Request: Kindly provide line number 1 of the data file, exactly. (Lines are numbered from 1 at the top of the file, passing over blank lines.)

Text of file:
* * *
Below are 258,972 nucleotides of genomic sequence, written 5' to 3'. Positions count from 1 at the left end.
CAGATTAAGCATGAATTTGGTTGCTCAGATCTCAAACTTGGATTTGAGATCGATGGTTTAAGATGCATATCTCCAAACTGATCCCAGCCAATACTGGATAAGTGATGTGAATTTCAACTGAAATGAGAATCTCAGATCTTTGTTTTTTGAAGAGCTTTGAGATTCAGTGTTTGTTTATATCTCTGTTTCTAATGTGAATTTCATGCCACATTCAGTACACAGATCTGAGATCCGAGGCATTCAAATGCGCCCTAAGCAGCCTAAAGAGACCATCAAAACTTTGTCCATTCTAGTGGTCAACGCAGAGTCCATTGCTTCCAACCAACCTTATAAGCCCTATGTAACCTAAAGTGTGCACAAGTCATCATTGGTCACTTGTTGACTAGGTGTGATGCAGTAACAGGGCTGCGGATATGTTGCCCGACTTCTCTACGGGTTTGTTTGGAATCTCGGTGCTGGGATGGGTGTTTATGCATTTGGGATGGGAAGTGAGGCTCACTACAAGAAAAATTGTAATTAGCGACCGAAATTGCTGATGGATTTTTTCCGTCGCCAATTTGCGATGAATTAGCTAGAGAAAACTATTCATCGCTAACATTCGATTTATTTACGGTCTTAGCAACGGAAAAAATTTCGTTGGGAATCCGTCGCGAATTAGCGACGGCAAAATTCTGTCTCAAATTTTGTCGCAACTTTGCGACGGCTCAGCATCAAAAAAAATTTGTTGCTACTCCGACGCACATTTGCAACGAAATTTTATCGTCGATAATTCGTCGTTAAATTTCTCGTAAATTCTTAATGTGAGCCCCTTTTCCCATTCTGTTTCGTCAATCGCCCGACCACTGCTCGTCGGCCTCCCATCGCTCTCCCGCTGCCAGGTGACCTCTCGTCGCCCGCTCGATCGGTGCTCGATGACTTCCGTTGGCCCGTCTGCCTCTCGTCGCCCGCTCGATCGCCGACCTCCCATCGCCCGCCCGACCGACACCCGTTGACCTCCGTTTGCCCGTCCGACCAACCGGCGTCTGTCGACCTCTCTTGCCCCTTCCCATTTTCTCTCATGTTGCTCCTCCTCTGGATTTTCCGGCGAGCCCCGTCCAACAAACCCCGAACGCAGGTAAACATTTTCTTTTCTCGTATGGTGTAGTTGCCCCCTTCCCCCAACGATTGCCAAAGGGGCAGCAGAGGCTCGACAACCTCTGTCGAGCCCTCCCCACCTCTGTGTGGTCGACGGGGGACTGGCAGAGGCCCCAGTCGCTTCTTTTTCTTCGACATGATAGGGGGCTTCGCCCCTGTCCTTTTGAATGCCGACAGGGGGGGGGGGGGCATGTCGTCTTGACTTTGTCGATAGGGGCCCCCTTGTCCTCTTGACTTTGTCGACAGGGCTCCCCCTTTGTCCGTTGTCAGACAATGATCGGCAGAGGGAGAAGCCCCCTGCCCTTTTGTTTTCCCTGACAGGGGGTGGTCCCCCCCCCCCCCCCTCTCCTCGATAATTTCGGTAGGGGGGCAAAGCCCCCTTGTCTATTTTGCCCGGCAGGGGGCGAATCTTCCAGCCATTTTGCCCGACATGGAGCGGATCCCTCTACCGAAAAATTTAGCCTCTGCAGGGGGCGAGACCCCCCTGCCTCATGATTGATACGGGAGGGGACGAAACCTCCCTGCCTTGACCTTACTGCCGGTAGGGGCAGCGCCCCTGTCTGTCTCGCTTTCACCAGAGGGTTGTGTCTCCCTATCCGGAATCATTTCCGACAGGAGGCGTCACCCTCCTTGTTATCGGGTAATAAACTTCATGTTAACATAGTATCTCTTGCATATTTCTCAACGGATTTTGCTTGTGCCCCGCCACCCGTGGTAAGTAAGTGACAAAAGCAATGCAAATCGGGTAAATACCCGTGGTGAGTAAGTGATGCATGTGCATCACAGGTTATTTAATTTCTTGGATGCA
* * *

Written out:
Below are 258,972 nucleotides of genomic sequence, written 5' to 3'. Positions count from 1 at the left end.